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Bread basket case: Putin lets Russians eat cake

'Merry Christmas and a happy new set of sanctions to you' is Russia’s message to Ukraine from January 1. Fiona Clark wonders what will be left to eat in Moscow come the New Year.

Just how many countries can you sanction simultaneously? Well, if you're Russia, it seems the list is pretty much endless.

First, in retaliation for Western sanctions imposed on Moscow over its actions in Crimea and western Ukraine, Russia banned the import of a long list of products from the EU, US, Canada, Australia and Norway.

Then other countries were added to the list, including Liechtenstein, Albania, Montenegro and Iceland, as punishment for their support of the West's sanctions. The ban of imports from the EU and US is said to be costing them somewhere between $9 and $11 billion (8 -10 billion euros) ,with products ranging from milk and cheese to meat, fruit and vegetables cut from the list of approved goods.

food being dumped into a hole copyright: Sergei Medvedev/TASS

Down in the dumps: Many Russians are wondering where their food will be coming from

The next to be added to the sanctioned list was Turkey for the downing of Russia's fighter jet that allegedly flew into Turkish airspace a few weeks ago. Bans on imports of a host of products from Turkey, including meat, fruit and vegetables, will come into effect on January 1. And now - bringing the grand total of sanctioned countries to 38 - products from Ukraine, which used to be known as the "bread basket" of the Soviet Union, will also be banned as Russia punishes it for its bid to join a European trade agreement. It's not clear at the moment exactly what products will be affected, but whatever they are, they won't be crossing the border after December 31.

Empty shelves?

woman in front of fruit stand Copyright: picture-alliance/dpa/M. Shipenkov

Turkish delights? There won't be much left come the New Year

All of this makes you wonder what exactly will be left on supermarket shelves in Russia come the New Year. They aren't empty at the moment, but the assortment of products is significantly reduced, especially when it comes to dairy products. There used to be a myriad of yogurts and cheeses, but now the varieties are extremely limited, and even though Russia is making copies of popular types of cheese such as Gouda or mozzarella, the majority are made with palm oil because Russia can't produce enough milk to satisfy demand. About the only ones who are benefiting from the situation are the artisanal producers who have launched their own lines of goat cheese or soft varieties such as brie, but you have to be pretty well-off to afford them.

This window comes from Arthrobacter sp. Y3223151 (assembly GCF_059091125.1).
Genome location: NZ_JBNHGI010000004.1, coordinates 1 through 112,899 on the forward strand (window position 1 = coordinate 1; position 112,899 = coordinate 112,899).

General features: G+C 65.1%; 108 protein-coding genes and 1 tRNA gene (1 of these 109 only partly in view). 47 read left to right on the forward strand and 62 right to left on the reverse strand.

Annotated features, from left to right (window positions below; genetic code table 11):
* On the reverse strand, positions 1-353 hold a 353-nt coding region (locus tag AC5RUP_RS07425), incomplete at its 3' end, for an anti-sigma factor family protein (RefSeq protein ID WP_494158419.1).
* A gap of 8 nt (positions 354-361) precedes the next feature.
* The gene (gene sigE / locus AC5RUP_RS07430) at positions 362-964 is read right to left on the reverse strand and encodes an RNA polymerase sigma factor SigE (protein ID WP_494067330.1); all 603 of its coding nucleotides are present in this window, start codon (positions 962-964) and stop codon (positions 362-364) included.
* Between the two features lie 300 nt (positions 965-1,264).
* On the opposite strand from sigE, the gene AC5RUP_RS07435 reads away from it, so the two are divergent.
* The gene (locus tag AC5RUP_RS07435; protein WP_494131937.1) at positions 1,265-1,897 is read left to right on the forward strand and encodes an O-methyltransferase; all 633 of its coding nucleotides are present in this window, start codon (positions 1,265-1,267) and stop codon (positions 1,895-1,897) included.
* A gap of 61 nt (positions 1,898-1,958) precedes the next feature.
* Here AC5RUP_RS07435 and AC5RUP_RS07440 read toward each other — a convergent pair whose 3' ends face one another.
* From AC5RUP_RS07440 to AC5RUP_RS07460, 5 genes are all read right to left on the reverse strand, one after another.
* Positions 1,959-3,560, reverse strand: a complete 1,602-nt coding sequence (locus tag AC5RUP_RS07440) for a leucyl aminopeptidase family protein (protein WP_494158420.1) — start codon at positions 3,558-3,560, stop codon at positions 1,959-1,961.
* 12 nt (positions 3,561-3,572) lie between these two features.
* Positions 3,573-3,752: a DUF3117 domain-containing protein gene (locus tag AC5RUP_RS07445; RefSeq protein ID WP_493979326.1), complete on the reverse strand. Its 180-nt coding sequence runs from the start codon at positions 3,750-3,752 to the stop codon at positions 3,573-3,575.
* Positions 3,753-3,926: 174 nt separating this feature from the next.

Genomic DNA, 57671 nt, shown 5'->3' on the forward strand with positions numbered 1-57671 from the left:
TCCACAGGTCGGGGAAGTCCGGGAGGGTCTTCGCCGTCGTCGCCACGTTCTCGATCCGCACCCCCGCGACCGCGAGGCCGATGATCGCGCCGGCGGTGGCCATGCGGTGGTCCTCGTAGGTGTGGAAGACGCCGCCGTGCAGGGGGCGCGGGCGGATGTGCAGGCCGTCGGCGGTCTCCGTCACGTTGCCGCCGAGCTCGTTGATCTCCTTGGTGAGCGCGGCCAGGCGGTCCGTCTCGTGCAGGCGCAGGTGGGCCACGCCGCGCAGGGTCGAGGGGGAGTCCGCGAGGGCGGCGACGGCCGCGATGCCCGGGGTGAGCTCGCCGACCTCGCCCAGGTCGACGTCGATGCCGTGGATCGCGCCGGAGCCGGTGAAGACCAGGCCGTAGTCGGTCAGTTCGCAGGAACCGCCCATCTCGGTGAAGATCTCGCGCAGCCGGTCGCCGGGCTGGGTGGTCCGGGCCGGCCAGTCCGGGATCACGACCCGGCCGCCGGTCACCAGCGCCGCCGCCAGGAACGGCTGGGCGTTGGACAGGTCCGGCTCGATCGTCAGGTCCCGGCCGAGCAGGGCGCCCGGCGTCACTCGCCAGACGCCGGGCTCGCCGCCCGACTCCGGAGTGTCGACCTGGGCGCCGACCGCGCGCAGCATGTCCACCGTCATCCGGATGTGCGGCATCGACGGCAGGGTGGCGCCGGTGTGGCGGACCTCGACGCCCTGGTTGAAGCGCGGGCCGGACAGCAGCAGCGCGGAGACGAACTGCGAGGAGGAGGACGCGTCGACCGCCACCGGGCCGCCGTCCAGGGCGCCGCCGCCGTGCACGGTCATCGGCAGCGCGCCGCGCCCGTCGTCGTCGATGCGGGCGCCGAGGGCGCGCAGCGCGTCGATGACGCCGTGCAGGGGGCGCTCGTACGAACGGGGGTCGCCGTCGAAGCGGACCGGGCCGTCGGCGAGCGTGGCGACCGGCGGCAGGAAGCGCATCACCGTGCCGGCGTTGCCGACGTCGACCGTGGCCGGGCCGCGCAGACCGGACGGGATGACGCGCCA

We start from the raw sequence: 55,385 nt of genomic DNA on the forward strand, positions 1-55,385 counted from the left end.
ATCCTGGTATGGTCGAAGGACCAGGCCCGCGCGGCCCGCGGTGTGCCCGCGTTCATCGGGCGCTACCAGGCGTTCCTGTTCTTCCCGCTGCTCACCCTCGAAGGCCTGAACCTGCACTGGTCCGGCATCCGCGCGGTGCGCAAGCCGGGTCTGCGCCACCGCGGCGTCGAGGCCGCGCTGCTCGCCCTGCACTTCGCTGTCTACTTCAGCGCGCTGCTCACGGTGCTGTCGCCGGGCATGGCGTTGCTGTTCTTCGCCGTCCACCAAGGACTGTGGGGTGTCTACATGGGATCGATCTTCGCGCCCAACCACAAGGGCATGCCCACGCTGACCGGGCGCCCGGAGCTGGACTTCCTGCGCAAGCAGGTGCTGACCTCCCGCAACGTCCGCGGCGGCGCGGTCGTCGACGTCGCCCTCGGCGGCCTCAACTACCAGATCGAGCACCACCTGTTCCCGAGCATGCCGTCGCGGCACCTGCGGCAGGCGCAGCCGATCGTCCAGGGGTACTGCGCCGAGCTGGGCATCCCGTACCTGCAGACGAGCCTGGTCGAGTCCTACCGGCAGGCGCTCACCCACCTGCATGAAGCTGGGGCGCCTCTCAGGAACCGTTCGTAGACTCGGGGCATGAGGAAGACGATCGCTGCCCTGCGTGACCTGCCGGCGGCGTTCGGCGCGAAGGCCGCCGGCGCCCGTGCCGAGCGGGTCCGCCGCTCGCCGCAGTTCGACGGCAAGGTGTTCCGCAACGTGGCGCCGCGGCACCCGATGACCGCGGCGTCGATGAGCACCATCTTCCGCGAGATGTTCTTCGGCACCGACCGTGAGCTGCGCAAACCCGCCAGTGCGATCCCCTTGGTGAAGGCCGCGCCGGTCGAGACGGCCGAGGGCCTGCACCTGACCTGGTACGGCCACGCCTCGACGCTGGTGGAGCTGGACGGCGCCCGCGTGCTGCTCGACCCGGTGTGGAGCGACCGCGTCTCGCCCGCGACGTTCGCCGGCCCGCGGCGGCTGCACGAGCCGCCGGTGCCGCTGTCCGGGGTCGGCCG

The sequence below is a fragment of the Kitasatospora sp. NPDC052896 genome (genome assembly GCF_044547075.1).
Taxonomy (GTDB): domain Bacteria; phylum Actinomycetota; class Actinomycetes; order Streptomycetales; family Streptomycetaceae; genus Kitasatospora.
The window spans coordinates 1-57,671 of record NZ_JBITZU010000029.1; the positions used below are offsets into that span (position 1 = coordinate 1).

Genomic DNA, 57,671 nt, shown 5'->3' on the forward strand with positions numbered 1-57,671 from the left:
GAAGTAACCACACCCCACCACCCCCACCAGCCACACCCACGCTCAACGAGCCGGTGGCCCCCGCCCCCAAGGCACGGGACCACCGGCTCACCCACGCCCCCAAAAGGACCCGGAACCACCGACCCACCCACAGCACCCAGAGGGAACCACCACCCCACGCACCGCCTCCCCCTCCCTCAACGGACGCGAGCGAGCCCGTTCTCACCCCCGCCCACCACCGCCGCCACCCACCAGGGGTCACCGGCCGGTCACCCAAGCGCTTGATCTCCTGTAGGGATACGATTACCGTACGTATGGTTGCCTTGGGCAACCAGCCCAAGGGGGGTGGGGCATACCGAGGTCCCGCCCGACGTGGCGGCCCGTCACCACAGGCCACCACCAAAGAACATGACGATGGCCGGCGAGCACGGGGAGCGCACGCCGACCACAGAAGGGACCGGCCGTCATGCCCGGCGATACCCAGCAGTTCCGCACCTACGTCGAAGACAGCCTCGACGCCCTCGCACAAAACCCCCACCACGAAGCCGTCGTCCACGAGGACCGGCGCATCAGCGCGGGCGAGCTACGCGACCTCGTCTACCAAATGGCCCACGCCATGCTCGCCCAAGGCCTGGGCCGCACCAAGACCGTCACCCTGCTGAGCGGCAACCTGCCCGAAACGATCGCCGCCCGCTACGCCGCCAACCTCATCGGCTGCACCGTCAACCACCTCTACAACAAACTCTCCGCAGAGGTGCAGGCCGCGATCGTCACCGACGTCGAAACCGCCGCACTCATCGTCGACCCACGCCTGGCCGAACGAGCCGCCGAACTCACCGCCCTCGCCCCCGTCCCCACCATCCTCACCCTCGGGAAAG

Russia has already warned of food shortages in the New Year as it struggles to find new markets in Africa, South America and Asia to fill the void while the products that used to come from Turkey disappear from the shelves - tomatoes, cucumbers and citrus fruits will be especially difficult to find. Russia has already said that 15 percent of products from Turkey fail to meet sanitary standards - a standard line employed when Russia is angry with a country.

The EU has voted to extend sanctions against Russia for another six months, so it's unlikely Russia's reciprocal sanctions will be lifted. The EU claims Russia hasn't done enough to secure peace in western Ukraine, but Russia says the move goes against the co-operative spirit it is now enjoying in the fight against the "Islamic State" group. How it's managed to link the two reveals a quantum leap in logic. Russia has indeed won some significant victories in the Syrian sphere - the US is no longer necessarily determined to see Assad ousted, and the US and Russia have managed to get a resolution passed in the UN that will focus efforts on stopping finance sources for IS, both priorities put forward by Putin. Being good in Syria, however, doesn't mean that all will be forgiven in Ukraine. There is no link.

Let them eat cake?

In the meantime, analysts ponder why Putin is hurting his own people by imposing sanctions that limit their food supply. Well, only the wealthy are really affected. With a minimum wage about to rise to $87 or about 6,200 rubles (80 euros) a month, and an average salary of 31,000 rubles ($435, 400 euros ), the vast majority of Russians aren't eating Australian lamb or French brie. They're eating potatoes, beetroot and cabbage - just as they always have. And with real wages expected to fall by about 7.5 percent next year, it's unlikely they'll be developing gourmet tastes anytime soon.

Strangely, though, as the list of sanctioned countries grows, so does President Vladimir Putin's popularity. And with anti-Ukrainian sentiments still running high, this latest addition certainly won't hurt him. The only ones who will feel the bite are the wealthier, but ever less numerous, middle and upper-class earners - but without a decent flow of fruit and vegetables, perhaps they can eat cake?